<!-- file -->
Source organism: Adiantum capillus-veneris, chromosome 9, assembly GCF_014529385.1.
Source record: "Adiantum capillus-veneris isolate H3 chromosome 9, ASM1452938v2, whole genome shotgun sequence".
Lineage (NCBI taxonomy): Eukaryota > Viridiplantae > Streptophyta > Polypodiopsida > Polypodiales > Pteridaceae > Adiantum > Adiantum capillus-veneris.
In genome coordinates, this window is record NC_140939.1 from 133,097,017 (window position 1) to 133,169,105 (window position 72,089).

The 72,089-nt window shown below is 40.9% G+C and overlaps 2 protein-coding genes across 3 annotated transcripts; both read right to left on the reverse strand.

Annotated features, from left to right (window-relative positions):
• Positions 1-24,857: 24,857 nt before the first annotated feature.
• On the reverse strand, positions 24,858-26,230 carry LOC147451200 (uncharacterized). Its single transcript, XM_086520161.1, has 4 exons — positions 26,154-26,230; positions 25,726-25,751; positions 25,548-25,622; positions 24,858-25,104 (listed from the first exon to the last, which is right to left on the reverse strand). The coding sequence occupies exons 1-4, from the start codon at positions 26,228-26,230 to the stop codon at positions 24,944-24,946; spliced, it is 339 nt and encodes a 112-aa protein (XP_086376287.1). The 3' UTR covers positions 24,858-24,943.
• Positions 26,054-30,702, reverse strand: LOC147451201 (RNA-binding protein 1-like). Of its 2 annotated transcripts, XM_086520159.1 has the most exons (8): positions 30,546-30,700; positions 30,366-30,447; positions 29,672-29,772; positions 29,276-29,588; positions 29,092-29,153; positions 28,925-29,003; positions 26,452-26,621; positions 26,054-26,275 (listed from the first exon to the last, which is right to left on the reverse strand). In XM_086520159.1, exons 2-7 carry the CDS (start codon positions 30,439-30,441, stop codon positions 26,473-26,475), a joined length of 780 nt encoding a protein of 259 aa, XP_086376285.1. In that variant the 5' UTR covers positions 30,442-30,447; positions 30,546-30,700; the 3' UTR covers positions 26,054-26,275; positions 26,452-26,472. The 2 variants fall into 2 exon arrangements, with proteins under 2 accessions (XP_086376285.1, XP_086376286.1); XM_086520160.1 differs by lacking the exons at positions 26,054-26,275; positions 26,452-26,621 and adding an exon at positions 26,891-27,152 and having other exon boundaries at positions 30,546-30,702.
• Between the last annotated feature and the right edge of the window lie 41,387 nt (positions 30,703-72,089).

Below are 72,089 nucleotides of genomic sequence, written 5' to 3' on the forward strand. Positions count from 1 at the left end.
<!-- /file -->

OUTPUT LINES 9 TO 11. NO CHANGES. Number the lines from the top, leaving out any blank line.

• Positions 26,054-30,702, reverse strand: LOC147451201 (RNA-binding protein 1-like). Of its 2 annotated transcripts, XM_086520159.1 has the most exons (8): positions 30,546-30,700; positions 30,366-30,447; positions 29,672-29,772; positions 29,276-29,588; positions 29,092-29,153; positions 28,925-29,003; positions 26,452-26,621; positions 26,054-26,275 (listed from the first exon to the last, which is right to left on the reverse strand). In XM_086520159.1, exons 2-7 carry the CDS (start codon positions 30,439-30,441, stop codon positions 26,473-26,475), a joined length of 780 nt encoding a protein of 259 aa, XP_086376285.1. In that variant the 5' UTR covers positions 30,442-30,447; positions 30,546-30,700; the 3' UTR covers positions 26,054-26,275; positions 26,452-26,472. The 2 variants fall into 2 exon arrangements, with proteins under 2 accessions (XP_086376285.1, XP_086376286.1); XM_086520160.1 differs by lacking the exons at positions 26,054-26,275; positions 26,452-26,621 and adding an exon at positions 26,891-27,152 and having other exon boundaries at positions 30,546-30,702.
• Between the last annotated feature and the right edge of the window lie 41,387 nt (positions 30,703-72,089).

Below are 72,089 nucleotides of genomic sequence, written 5' to 3' on the forward strand. Positions count from 1 at the left end.